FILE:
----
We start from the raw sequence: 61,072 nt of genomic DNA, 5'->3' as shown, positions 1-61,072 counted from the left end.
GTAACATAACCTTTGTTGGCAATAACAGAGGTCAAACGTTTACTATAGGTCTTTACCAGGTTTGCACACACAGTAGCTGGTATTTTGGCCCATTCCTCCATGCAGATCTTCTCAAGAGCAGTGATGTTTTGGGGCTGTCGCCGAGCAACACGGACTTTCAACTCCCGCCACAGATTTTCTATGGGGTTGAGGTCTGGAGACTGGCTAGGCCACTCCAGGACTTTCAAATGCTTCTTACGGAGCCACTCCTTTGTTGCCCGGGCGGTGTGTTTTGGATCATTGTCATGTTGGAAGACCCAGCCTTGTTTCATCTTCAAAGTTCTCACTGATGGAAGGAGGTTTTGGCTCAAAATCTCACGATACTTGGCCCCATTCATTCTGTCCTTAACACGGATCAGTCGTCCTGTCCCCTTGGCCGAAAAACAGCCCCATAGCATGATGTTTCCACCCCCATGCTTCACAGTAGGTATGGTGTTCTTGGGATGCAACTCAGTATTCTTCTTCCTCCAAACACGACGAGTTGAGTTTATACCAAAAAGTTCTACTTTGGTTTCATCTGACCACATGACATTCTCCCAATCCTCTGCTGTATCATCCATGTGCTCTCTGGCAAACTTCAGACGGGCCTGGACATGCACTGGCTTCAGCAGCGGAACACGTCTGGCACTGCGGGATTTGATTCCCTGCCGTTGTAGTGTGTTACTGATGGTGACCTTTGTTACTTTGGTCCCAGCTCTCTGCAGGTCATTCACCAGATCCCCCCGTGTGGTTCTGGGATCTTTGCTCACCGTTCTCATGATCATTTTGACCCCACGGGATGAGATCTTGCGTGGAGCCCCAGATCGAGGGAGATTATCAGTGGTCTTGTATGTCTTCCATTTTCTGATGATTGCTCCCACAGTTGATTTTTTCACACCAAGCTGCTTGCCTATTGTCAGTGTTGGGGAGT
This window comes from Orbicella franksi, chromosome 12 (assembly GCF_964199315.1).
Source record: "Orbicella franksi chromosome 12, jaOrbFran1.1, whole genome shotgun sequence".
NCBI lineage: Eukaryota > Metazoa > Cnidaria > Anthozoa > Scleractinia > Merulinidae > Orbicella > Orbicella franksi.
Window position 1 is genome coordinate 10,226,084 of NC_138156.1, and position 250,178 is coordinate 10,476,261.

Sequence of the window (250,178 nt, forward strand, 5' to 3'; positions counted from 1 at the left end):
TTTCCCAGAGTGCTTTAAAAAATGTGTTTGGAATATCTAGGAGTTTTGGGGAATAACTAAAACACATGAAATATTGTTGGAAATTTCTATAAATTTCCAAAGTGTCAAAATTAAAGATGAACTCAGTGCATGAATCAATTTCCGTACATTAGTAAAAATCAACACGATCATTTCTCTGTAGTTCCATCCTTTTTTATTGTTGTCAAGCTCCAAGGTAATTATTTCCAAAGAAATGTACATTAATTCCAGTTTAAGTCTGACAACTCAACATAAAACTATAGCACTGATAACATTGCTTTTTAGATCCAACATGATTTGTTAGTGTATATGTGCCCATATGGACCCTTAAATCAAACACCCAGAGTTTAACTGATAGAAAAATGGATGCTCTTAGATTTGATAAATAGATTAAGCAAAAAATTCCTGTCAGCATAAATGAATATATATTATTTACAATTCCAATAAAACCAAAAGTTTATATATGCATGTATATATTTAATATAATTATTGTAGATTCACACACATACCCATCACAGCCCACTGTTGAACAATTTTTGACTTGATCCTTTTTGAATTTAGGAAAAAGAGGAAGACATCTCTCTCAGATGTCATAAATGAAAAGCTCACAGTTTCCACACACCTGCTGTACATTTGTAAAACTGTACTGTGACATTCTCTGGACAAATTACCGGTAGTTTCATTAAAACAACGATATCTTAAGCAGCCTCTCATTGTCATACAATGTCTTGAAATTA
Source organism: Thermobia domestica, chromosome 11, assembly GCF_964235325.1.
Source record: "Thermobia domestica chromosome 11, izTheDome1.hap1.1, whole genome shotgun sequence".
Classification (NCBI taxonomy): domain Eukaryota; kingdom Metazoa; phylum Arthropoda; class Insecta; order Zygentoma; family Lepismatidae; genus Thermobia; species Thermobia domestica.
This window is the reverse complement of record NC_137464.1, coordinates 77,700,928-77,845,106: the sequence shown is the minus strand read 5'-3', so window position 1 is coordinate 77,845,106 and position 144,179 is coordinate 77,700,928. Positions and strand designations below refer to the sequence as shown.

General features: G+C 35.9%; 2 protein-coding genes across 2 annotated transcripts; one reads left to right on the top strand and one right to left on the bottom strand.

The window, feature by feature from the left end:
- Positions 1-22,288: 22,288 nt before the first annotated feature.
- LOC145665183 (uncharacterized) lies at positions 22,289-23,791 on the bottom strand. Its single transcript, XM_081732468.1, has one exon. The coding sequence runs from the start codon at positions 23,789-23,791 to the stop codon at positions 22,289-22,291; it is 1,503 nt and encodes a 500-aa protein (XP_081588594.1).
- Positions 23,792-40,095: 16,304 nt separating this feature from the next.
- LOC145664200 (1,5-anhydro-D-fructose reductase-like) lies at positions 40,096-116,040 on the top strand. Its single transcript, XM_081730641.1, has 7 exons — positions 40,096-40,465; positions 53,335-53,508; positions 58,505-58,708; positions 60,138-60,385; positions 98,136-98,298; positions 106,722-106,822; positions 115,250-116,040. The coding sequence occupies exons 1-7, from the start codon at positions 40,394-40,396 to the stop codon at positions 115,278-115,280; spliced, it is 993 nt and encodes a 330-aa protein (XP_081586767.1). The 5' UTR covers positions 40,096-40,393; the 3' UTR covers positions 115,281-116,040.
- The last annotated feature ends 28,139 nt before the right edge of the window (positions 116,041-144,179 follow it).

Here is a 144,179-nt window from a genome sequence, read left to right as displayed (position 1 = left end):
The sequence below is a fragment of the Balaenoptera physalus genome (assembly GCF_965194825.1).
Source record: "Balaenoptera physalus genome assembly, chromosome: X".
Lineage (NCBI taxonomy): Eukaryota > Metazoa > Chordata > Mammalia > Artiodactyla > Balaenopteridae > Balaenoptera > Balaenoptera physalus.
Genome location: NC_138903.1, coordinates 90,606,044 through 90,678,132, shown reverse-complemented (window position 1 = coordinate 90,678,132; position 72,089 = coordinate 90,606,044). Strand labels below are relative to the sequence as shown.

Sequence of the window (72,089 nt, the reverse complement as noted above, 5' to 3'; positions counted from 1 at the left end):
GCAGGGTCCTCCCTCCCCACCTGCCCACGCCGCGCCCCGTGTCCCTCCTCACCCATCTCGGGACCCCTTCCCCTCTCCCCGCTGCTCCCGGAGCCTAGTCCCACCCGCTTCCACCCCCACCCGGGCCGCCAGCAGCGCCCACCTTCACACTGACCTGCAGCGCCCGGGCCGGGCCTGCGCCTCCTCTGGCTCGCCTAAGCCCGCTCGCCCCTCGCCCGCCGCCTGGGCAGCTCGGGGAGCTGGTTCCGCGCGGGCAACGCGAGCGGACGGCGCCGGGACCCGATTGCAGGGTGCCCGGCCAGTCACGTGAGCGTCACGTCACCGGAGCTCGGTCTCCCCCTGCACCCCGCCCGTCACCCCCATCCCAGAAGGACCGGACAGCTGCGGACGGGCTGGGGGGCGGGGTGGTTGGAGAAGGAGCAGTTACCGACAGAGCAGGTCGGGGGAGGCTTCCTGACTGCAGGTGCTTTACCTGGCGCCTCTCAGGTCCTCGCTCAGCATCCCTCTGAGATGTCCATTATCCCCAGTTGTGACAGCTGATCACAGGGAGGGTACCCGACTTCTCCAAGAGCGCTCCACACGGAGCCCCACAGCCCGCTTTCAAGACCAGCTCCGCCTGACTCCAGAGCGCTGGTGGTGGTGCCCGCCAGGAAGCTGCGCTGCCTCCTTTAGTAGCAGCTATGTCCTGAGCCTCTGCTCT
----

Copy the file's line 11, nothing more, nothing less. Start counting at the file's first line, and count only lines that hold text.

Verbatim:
Classification (NCBI taxonomy): domain Eukaryota; kingdom Metazoa; phylum Arthropoda; class Insecta; order Zygentoma; family Lepismatidae; genus Thermobia; species Thermobia domestica.